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Firstly, it is commonly known and taught that branched alkanes are more stable than linear ones, and so have larger enthalpies of formation. But why is that the case? Are there some steric interactions at play?

Secondly, even if we just accept that relationship to be true, why are there instances where this relationship does not hold? Specifically, when I was exploring the data on NIST WebBook and I noticed that $\Delta_\mathrm fH^⦵$ is larger for 2,2-dimethylpentane than 2,2,3-trimethylbutane even though the latter is more branched than the former.

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  • $\begingroup$ Are you sure it is not a value sign issue ? As ΔfH⦵ should be larger for 2,2-dimethyl Pentane than 2,2,3-trimethyl Butane if the latter is more TD stable because of branching. ( Unless entropy takes decisive role, having lower formation deltaG even with higher formation deltaH ). $\endgroup$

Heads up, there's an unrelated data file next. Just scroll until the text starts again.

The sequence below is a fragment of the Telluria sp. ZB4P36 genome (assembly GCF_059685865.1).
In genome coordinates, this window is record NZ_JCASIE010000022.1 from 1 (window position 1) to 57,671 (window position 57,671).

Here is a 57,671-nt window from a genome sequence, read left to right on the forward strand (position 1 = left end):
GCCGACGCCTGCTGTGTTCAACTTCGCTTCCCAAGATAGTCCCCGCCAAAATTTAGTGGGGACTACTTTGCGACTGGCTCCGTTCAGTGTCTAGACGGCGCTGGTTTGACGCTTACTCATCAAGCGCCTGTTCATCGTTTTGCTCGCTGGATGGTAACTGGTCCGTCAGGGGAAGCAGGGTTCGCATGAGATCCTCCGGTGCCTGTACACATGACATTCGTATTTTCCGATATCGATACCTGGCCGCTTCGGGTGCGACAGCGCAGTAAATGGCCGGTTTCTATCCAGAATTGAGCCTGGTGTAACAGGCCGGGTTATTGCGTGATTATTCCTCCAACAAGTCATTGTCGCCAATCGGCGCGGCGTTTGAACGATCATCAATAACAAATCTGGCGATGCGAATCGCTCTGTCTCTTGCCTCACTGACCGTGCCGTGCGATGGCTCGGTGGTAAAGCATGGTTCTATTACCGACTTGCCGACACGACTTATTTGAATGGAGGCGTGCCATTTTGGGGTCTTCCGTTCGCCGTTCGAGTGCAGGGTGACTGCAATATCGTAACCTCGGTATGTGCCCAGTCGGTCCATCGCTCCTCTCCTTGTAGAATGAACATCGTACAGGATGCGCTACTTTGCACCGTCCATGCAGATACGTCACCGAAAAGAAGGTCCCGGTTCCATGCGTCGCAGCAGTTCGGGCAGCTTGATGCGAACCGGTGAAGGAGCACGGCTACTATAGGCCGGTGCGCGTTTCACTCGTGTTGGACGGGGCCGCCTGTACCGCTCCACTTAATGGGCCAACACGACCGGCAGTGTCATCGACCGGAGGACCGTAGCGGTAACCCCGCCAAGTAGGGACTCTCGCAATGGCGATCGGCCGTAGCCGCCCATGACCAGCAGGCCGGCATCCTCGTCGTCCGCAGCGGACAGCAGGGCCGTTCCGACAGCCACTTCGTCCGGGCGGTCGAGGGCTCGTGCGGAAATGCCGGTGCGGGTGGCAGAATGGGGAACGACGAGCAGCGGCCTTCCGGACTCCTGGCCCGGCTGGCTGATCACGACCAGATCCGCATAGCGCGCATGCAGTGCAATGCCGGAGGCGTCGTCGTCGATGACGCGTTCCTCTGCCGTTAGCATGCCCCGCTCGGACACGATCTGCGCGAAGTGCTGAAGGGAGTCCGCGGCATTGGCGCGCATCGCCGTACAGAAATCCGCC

– Poutnik
    Jul 13 at 10:50
  • $\begingroup$ The NIST values are (kcal/mol): 2,2-dimethylpentane, -49.29 +/- 0.32; 2,2,3-trimethylbutane, -48.96 +/- 0.27. Considering the error in measurement, the latter may have a more negative heat of formation than the former. @Poutnik $\endgroup$
    – user55119
    Jul 13 at 19:00
  • $\begingroup$ Sorry for the confusion. As user55119 said in his comment, I meant the absolute value of ΔfH⦵ is larger for 2,2,3-trimethyl Butane compared to 2,2-dimethyl Pentane. @Poutnik $\endgroup$
    – Vorld
    Jul 14 at 5:47

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